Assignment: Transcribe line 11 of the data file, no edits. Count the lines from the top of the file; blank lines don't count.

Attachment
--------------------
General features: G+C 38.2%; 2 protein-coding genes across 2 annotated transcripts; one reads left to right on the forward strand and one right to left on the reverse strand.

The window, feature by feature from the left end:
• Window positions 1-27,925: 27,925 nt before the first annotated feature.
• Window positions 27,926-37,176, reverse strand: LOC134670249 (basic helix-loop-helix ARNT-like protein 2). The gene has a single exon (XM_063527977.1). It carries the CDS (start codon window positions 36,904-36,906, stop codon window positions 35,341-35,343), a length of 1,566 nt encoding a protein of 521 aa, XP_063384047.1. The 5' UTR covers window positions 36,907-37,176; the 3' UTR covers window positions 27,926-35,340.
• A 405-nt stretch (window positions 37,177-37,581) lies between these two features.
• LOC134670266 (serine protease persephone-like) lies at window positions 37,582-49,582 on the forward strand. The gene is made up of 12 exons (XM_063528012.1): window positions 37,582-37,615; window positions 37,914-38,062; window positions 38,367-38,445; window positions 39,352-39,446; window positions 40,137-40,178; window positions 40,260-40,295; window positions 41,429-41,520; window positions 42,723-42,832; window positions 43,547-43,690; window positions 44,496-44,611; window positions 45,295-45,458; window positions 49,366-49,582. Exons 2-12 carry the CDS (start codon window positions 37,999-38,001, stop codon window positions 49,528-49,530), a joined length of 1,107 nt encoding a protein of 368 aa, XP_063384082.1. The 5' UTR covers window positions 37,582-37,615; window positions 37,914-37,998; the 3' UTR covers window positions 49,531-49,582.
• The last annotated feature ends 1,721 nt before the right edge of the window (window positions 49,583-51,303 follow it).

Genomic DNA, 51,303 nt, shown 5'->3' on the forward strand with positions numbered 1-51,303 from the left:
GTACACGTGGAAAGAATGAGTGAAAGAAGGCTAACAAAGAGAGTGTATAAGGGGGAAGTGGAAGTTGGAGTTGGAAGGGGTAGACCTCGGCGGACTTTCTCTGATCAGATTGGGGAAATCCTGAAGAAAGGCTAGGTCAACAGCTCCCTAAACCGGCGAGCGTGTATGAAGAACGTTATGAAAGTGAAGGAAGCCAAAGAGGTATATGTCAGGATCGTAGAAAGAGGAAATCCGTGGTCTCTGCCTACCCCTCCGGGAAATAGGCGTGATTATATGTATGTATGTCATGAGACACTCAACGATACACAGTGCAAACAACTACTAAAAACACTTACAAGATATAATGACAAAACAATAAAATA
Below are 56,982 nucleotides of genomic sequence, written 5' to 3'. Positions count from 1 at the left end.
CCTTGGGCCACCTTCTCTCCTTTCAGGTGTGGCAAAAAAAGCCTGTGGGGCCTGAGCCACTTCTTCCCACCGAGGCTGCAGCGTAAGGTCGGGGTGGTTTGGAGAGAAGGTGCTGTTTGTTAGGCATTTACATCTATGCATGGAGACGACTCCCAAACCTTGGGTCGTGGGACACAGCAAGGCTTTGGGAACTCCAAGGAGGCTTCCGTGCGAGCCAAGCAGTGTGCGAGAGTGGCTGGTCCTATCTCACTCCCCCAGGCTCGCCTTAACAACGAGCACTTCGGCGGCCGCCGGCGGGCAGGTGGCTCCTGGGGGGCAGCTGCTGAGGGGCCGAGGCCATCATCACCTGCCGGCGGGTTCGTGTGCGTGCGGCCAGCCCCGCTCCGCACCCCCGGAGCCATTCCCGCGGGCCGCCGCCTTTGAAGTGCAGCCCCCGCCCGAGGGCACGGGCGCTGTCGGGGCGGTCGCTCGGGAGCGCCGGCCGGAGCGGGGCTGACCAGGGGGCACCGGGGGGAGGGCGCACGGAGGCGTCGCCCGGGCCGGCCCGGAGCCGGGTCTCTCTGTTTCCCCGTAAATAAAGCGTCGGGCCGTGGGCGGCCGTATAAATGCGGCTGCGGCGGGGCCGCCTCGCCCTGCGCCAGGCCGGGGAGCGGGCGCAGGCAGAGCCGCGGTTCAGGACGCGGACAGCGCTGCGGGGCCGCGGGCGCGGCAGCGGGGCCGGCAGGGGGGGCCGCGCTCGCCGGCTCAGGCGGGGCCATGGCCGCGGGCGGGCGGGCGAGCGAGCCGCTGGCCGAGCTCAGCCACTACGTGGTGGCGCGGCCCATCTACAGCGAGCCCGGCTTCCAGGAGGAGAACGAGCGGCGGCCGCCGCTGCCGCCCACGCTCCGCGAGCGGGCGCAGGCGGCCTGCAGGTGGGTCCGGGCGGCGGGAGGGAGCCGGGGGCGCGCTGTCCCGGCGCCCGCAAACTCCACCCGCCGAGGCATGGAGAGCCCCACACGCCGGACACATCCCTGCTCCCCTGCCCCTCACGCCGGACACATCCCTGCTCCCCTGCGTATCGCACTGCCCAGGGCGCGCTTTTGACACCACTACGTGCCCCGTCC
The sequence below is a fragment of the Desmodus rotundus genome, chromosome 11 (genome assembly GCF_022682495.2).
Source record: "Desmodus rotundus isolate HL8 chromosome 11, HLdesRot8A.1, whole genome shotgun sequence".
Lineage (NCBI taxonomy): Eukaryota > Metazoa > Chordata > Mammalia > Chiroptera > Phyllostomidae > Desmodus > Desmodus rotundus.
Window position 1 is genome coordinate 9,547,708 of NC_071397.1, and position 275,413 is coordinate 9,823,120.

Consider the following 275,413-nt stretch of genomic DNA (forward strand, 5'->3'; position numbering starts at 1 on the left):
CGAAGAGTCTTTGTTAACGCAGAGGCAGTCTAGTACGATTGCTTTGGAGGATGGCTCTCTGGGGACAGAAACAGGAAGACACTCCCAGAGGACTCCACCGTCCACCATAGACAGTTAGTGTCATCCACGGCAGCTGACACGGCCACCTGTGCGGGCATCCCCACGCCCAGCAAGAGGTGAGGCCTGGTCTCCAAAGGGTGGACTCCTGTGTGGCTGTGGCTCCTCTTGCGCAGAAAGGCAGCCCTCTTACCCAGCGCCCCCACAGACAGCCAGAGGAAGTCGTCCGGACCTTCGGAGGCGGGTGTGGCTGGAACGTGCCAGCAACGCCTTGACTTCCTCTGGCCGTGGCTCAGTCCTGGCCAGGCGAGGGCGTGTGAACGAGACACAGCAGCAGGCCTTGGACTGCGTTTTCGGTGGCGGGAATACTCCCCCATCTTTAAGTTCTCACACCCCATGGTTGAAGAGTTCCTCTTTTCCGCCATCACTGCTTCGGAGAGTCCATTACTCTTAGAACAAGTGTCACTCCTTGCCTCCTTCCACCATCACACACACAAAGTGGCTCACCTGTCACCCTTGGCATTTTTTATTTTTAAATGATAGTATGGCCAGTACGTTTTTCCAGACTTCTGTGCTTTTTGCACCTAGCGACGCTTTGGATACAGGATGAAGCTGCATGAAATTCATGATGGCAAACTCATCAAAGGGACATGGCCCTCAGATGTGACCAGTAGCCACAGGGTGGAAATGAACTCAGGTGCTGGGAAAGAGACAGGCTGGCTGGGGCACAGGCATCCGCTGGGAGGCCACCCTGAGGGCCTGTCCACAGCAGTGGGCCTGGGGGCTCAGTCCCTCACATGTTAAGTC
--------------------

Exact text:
CCTTGGGCCACCTTCTCTCCTTTCAGGTGTGGCAAAAAAAGCCTGTGGGGCCTGAGCCACTTCTTCCCACCGAGGCTGCAGCGTAAGGTCGGGGTGGTTTGGAGAGAAGGTGCTGTTTGTTAGGCATTTACATCTATGCATGGAGACGACTCCCAAACCTTGGGTCGTGGGACACAGCAAGGCTTTGGGAACTCCAAGGAGGCTTCCGTGCGAGCCAAGCAGTGTGCGAGAGTGGCTGGTCCTATCTCACTCCCCCAGGCTCGCCTTAACAACGAGCACTTCGGCGGCCGCCGGCGGGCAGGTGGCTCCTGGGGGGCAGCTGCTGAGGGGCCGAGGCCATCATCACCTGCCGGCGGGTTCGTGTGCGTGCGGCCAGCCCCGCTCCGCACCCCCGGAGCCATTCCCGCGGGCCGCCGCCTTTGAAGTGCAGCCCCCGCCCGAGGGCACGGGCGCTGTCGGGGCGGTCGCTCGGGAGCGCCGGCCGGAGCGGGGCTGACCAGGGGGCACCGGGGGGAGGGCGCACGGAGGCGTCGCCCGGGCCGGCCCGGAGCCGGGTCTCTCTGTTTCCCCGTAAATAAAGCGTCGGGCCGTGGGCGGCCGTATAAATGCGGCTGCGGCGGGGCCGCCTCGCCCTGCGCCAGGCCGGGGAGCGGGCGCAGGCAGAGCCGCGGTTCAGGACGCGGACAGCGCTGCGGGGCCGCGGGCGCGGCAGCGGGGCCGGCAGGGGGGGCCGCGCTCGCCGGCTCAGGCGGGGCCATGGCCGCGGGCGGGCGGGCGAGCGAGCCGCTGGCCGAGCTCAGCCACTACGTGGTGGCGCGGCCCATCTACAGCGAGCCCGGCTTCCAGGAGGAGAACGAGCGGCGGCCGCCGCTGCCGCCCACGCTCCGCGAGCGGGCGCAGGCGGCCTGCAGGTGGGTCCGGGCGGCGGGAGGGAGCCGGGGGCGCGCTGTCCCGGCGCCCGCAAACTCCACCCGCCGAGGCATGGAGAGCCCCACACGCCGGACACATCCCTGCTCCCCTGCCCCTCACGCCGGACACATCCCTGCTCCCCTGCGTATCGCACTGCCCAGGGCGCGCTTTTGACACCACTACGTGCCCCGTCC